By Eric Kohn
When Harvey Elgart first started looking around the Williamsburg-Greenpoint area for places to open a movie theater, he saw a wide open opportunity in a neighborhood devoid of commercial movie options. “It was under-screened,” recalls Elgart, who at the time already operated the Cobble Hill and Kew Gardens Cinemas. “Few theaters could have found the proper zoning rights and price.”
That was five years ago. By the time Elgart managed to open the Williamsburg Cinema on Grand Street and Driggs Avenue in early January, the neighborhood had extended its repertoire to include a wide variety of theaters. In June 2011, the Nitehawk Cinema brought a three-screen arthouse experience to the area, with the added bonus of food and drink services during screenings (the theater also overturned a long-problematic law outlawing alcohol in screening rooms).
Over the following two years, a series of microcinemas set up shop in the vicinity: IndieScreen, a smaller but fashionable bar-movie experience, mainly programs sleeper hits from the film festival circuit; The Spectacle shows rare cinephile-friendly gems; and Videology, once merely a video store, now screens a combination of first-run features and wackier one-off selections.
But none of these theaters harbor the financial aspirations or mainstream slant of Elgart’s Williamsburg Cinema, a 1,000-seat, seven-screen, stadium-style venue exclusively focused on showing new releases to the broadest possible audience.
While the other theaters appear to reflect the artsier sensibilities of many people living in the area, Elgart views his endeavor on a much larger scale. “We are a true movie theater,” he says. “Those other venues have become restaurants that show movies. That’s not what we aim to do.”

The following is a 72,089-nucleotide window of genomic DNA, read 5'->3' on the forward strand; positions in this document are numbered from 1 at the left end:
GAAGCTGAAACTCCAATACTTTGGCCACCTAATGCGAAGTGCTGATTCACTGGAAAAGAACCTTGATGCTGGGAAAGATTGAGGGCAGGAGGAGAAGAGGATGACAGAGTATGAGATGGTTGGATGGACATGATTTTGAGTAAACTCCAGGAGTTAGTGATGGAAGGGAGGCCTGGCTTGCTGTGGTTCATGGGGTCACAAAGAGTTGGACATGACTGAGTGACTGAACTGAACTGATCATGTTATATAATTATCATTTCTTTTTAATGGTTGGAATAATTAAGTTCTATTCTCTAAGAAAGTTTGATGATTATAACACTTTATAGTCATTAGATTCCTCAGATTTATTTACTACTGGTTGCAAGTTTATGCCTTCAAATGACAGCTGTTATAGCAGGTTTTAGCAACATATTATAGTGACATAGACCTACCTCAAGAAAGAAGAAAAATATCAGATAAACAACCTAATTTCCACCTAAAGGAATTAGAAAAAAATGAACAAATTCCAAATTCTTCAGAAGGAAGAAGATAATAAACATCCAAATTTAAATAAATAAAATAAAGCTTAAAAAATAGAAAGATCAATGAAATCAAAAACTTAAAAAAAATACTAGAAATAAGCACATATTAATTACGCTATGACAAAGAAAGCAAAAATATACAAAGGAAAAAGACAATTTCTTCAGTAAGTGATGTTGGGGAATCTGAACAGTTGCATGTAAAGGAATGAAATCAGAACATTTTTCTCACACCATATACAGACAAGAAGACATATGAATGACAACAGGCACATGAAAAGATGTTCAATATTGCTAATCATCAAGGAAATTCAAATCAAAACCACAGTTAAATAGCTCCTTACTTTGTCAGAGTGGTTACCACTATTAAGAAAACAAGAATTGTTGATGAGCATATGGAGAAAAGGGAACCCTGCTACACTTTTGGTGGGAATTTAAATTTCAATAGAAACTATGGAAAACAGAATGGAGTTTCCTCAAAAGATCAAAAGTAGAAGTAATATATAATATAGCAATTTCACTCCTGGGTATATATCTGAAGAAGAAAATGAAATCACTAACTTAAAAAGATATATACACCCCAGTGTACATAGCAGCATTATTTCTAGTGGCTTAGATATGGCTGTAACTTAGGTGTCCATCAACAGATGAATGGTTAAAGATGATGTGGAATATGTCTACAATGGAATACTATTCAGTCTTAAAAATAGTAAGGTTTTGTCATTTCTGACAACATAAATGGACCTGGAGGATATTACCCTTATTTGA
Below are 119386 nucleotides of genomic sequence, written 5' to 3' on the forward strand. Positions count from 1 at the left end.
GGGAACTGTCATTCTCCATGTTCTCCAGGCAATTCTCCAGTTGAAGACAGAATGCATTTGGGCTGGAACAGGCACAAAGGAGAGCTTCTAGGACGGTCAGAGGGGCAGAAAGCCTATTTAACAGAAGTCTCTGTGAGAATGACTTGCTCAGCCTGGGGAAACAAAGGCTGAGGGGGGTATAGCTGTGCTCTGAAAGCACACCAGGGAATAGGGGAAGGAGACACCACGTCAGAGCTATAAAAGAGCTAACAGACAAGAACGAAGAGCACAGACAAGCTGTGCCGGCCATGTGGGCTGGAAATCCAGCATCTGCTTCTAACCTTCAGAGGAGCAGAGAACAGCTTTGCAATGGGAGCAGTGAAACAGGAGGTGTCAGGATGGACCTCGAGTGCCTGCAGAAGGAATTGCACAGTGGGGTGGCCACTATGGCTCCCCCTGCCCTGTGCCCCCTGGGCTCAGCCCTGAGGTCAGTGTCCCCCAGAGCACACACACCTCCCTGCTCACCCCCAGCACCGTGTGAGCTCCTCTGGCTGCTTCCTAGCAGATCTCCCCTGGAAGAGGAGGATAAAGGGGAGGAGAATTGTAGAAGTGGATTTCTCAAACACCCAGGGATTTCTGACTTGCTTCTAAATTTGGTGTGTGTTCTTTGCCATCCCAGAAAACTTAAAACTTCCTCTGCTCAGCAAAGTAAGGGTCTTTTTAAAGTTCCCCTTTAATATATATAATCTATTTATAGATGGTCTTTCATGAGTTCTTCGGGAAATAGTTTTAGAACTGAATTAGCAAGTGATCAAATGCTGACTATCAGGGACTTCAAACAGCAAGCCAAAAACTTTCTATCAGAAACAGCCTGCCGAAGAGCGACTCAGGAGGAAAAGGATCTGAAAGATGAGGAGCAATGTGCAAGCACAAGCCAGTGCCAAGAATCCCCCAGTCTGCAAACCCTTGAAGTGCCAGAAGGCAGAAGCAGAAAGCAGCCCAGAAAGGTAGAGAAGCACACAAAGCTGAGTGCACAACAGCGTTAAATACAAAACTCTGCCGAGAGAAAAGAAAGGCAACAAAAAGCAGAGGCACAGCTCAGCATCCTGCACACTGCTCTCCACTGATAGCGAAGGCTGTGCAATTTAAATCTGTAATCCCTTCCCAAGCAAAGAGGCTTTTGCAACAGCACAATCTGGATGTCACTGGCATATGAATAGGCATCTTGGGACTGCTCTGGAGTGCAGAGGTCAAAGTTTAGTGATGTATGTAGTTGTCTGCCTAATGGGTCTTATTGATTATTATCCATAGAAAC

But even if several of the theaters in the vicinity rely on food and drink perks to lure people through the door, the recent history of movie theaters in Williamsburg-Greenpoint has much to do with local demand for a product previously unavailable in North Brooklyn.
For Nitehawk, the venue’s commercial appeal first solidified not when it managed to start serving booze during movies, but rather when it booked one movie that fit the interests of the local clientele.
That would be “Drive,” Danish director Nicolas Winding Refn’s bloody, expressionistic Ryan Gosling vehicle, which appealed to fans of both the star and the genre. But it almost didn’t happen.
For theaters to book new movies, they first must appeal to distributors hoping to place their titles where audiences will turn up. Nitehawk, which had no track record, proved something of a gamble. But the theater lucked out: Bob and Jeanne Berney, who at the time ran the operations of “Drive” distributor FilmDistrict, visited the area frequently, since their son Sean lives here. “Just looking at the streets of Williamsburg, it seemed like there was a younger audience that was going to respond to this arty exploitation film,” recalls Bob Berney, who now runs the newly relaunched Picturehouse.